Tagarchief: Francesco Morittu

Aisling Miller plays S’acabbadòra – Francesco Morittu

New video! Aisling Miller plays S’acabbadòra – Francesco Morittu

Recorded at the Lakenmetershuis, Ghent, March 13th, 2020.

Aisling was going to play as a supporting act for the Baltic Guitar Quartet, but unfortunately we had to cancel this concert due to Covid 19 – regulations.

Aisling won first prize with this video performance (unedited version) at the 2020 Baltic Guitar Festival online Guitar competition (group C) during the Covid 19 pandemic.

Guitar by Andreas Kirschner

Recording by Yannick Van Loo, Willem Rosiers and Koen Caspeele
Audio & videoediting by Koen Caspeele

Special thanks to: Willem Rosiers Fotografie – willemrosiers.com
Rombaux Muziekhandel Brugge – rombaux.be

The Piece

0:00 – I Presagio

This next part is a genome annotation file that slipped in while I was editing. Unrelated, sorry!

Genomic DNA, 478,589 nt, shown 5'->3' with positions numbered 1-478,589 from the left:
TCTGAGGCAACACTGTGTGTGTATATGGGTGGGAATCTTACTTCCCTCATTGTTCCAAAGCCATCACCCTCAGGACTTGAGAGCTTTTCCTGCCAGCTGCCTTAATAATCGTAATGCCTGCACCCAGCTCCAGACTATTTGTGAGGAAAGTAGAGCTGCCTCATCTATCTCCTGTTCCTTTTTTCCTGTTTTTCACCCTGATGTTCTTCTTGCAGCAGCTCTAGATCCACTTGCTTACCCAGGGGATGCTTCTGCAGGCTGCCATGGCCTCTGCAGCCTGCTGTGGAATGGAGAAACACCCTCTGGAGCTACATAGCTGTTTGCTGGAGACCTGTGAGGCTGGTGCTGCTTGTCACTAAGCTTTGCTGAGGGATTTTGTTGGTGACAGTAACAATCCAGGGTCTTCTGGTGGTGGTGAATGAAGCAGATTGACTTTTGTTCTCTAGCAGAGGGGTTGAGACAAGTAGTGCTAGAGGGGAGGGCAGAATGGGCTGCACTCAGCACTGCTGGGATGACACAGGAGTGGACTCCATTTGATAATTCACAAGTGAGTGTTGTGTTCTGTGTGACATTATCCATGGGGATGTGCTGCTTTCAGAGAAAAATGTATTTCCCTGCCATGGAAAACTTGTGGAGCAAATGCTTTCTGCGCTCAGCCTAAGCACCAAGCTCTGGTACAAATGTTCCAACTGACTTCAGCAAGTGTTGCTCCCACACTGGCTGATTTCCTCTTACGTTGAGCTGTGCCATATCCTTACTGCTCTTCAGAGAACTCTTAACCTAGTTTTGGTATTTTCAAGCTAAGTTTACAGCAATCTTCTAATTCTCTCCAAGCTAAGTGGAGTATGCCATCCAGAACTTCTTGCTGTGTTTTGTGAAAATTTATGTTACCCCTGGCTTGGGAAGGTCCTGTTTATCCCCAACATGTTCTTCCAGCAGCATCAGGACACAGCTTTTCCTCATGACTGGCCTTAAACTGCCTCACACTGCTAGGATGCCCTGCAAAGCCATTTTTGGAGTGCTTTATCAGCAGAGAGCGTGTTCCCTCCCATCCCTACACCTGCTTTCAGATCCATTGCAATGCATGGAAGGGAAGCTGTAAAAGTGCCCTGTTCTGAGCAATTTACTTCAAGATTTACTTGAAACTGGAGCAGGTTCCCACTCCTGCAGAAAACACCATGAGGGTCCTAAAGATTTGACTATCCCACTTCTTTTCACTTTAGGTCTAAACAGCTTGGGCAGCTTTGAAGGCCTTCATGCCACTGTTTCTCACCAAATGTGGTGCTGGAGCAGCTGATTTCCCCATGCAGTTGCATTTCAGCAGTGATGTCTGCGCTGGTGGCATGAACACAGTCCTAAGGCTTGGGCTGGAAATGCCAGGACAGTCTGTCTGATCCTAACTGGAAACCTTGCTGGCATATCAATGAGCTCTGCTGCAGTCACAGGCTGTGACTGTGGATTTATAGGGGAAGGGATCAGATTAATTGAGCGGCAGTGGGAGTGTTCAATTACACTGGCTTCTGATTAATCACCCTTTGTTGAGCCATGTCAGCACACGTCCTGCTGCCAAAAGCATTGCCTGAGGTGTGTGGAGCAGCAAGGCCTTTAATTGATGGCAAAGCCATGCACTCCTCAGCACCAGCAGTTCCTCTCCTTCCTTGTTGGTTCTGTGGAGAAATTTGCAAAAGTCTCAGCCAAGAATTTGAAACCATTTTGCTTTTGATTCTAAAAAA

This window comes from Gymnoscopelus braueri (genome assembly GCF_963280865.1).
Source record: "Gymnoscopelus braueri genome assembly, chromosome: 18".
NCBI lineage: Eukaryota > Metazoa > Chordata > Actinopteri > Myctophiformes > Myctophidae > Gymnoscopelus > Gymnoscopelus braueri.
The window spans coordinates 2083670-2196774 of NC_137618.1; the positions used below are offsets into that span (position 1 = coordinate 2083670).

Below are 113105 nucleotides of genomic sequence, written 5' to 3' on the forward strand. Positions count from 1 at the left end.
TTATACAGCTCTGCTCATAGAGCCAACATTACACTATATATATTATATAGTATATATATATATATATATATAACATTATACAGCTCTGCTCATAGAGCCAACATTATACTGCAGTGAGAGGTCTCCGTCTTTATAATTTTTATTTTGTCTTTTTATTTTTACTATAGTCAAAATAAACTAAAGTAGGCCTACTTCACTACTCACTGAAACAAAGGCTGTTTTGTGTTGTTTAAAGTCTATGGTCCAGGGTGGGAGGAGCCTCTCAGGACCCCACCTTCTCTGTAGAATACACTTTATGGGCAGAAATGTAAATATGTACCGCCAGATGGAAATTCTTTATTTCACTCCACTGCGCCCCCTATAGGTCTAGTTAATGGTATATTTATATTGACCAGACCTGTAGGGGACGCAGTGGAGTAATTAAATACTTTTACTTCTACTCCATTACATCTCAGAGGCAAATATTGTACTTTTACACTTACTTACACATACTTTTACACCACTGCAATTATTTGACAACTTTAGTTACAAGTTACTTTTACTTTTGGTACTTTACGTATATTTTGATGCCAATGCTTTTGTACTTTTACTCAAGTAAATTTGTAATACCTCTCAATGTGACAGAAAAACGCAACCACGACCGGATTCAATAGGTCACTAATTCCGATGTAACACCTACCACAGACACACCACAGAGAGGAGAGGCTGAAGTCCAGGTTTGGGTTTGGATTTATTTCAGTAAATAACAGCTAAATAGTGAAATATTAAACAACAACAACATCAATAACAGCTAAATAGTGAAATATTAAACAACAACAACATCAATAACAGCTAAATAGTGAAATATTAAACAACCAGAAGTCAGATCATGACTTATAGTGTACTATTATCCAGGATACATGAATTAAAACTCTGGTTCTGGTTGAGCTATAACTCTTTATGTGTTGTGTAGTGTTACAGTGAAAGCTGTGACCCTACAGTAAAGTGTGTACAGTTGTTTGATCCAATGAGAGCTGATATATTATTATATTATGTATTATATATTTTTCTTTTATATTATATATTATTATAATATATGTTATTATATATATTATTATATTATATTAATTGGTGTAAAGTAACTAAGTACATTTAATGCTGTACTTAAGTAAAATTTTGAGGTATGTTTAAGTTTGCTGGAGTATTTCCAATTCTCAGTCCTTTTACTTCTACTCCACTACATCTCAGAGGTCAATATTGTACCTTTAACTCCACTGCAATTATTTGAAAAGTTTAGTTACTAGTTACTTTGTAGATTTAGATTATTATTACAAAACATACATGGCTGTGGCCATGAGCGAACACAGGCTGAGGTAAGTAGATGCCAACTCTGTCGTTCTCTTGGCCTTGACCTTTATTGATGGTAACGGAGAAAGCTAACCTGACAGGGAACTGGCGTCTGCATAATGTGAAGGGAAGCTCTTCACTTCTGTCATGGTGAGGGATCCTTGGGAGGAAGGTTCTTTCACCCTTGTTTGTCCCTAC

1:12 – II Sa mazzòcca
3:34 – III Sonus ‘e momoria
5:23 – IV Danza de is animas bias

S’acabbadòra is Sardinian for “she who ends”, but a better translation is woman of death, a common woman acting secretly from religion. The piece tells the tale of a man nearing death. He will soon be visited by the woman of death who frees terminally ill from their suffering… According to the legend, there used to be one in each village of Sardinia until about 20 years ago. It was an age-old tradition of euthanasia.

The piece is written in four parts, each describing a phase of the work of the s’acabbadòra. It is written from the perspective of the dying man. He knows his family will soon call the acabbadòra to set him free from his suffering and pains.

In part one, the omen, the sick person waits fearfully in his empty room for the woman of death to enter in the middle of the night.

Part two is the wooden hammer… The woman finally comes. The sufferer fights against her hammer, but is of course too weak to defend himself and dies.

In the third part we hear sounds from his memory. During his last moments the sounds of launeddas that he has known since his childhood resound in his mind, like a dream.

These sounds become reality from out his window as the villagers gather outside in a round dance accompanied by a launeddas player. Once again life and death hold hands in a round dance that will never end.